If I’m planning on bringing kids with me next time I pick berries, I’ll certainly go to the Jungle Farm. It’s great to have a place where the kids can have lots of fun (and dad can fill his basket with fruit). I’ve very excited to take the kids to the pumpkin patch this fall and get a few bags of cukes (as I did last year) to make some pickles. So if you AND the kids want to head out to a upick – be sure to check out the Jungle Farm.
Want to Visit the Jungle Farm?
Here’s what you need to know:
From the Innisfail overpass continue on 6 kms north. On the right-hand side you will see the U-Pick sign for The Jungle and then farther on you will see a sign for “The Old Pole Road”. At this intersection turn left (west) and go 2.5 kms. They are on the right side of the road (north). Park in the lot near the little red barn.
Strawberries, raspberries, flowers, cucumbers, pumpkins, lettuce, onions, artichokes, and more.
At the time of this article, strawberries were $2.50 per lb.
You can check out their website for upcoming events and other important info. http://www.thejunglefarm.com
Yesterday I experienced the joy of my first u-pick of the season! I had been anxiously waiting for strawberries, and my poor little strawberry patch was simply to small to keep up with my appetite. That’s why my little girl and I ventured out west of Bowden to Red Lodge U-pick.
The very first thing I noticed was good signage. Between the highway and the farm there must have been at least four signs – the first on the highway 6 km before the range road. There’s nothing like clear instructions to make a u-pick day more enjoyable.
Upon arrival, we parked our car (in the clearly marked parking area) and were warmly greeted by Gary Thorpe, the owner/operator of Red Lodge U-pick. Gary gave us a basket and took us out to where the ripe strawberries were.
Gary had nets over the ripe rows to keep the birds from pecking holes in all his berries. (And it’s a good thing too – any unprotected strawberries at my house have been pecked up.) You might think it would be a hassle to have a net over the berries, but the nets were easy to pull aside as we picked.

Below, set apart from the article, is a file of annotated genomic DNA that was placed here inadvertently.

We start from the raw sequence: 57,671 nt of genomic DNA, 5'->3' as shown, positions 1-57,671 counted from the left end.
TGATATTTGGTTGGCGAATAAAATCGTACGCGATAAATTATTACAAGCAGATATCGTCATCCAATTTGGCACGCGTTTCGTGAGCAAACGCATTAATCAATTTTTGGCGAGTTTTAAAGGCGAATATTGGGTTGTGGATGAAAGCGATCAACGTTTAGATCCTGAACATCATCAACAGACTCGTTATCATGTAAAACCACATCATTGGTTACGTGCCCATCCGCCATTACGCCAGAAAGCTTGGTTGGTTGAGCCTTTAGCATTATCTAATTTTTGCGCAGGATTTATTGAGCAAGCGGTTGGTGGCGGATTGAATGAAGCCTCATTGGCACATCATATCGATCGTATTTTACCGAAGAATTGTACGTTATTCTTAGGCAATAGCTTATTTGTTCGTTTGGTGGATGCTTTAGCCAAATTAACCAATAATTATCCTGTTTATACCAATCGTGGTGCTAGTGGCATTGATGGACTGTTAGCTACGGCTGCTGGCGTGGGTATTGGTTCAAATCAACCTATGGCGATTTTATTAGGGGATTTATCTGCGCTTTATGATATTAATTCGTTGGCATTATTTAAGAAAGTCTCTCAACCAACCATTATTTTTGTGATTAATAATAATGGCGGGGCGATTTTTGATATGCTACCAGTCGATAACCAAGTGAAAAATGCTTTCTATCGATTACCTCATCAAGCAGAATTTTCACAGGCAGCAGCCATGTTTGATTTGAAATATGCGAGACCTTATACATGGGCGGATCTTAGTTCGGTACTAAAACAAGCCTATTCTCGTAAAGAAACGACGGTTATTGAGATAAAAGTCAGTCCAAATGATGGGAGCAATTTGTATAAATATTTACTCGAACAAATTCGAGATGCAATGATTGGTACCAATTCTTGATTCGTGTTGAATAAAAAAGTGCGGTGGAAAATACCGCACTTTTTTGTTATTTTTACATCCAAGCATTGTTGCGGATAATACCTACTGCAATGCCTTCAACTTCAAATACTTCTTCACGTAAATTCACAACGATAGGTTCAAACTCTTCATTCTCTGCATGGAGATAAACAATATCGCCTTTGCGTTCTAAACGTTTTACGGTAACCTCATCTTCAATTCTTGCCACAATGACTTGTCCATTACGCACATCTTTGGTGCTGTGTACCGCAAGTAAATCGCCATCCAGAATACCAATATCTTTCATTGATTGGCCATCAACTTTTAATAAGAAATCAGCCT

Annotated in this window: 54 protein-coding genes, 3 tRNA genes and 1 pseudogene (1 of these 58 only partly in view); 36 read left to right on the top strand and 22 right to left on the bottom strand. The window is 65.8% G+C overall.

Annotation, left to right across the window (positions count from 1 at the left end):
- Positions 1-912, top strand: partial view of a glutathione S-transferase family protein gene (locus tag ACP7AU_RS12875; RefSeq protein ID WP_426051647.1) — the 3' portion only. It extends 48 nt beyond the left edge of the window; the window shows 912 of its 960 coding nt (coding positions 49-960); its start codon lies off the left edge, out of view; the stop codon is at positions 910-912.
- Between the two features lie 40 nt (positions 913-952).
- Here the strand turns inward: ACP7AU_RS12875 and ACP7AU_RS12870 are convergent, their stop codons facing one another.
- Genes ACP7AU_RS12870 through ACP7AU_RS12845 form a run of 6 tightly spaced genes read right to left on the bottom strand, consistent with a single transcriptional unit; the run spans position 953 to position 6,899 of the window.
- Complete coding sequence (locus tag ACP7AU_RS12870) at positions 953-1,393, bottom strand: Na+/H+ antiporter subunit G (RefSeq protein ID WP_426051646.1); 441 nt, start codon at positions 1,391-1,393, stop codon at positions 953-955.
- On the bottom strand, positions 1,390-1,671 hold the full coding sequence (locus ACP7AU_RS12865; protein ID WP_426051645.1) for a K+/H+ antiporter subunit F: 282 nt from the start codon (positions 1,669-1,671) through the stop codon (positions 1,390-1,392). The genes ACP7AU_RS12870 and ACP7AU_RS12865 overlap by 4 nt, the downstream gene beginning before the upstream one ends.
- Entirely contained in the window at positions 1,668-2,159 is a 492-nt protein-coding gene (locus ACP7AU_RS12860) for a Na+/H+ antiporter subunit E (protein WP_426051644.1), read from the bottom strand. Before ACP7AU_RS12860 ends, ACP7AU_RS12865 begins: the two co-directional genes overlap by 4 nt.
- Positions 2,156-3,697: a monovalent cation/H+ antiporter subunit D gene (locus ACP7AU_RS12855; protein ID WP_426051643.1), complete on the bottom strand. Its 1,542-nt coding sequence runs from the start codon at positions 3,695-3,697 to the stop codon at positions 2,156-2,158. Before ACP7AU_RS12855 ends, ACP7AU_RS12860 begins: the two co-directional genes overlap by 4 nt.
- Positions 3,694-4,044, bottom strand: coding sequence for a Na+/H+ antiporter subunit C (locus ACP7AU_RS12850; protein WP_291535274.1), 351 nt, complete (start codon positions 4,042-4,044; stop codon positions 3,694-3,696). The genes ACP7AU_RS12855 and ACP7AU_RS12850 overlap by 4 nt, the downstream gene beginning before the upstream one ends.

The plants were covered in berries and it was very easy to fill our basket quite quickly. The strawberries were juicy and very tasty – so much better than anything you buy in a grocery store! My daughter had a great time picking the berries (and an even better time eating them on the way home!)
When we had filled out basket, we returned to the farm entrance and my daughter pressed the ‘the red button’ to page Gary. He appeared from another part of the farm and weighed us out. When all was said and done, we had a basket of strawberries weighing just under 4 lbs. So at $2.55 per lb. we paid our $10 and left with a large basket of strawberries and a very enjoyable experience in our memories.
A Final Word
Over the past couple of years I’ve been to the Red Lodge U-pick several times now. And I keep going back because I really enjoy the experience. It might not be the largest u-pick in the area, or the fanciest – it might not even be the cheapest. But in my experience, it’s certainly one of the friendliest. And for my family, that’s an extremely valuable asset.
Care to visit Red Lodge U-pick?
Here’s what you need to know:
Go 3 km west of Red Lodge Provincial Park (or 18 km west of Bowden on highway 587) to range road 31, turn south and go 3 km to the end of the road, turn east and go just 1/3 of a km to the farm. (Just follow the signs – its easy!)
Strawberries, raspberries, and cherries (and Gary is always experimenting with more)
There are bathroom facilities available (though I must admit I didn’t personally check them out).
Updated August 6, 2009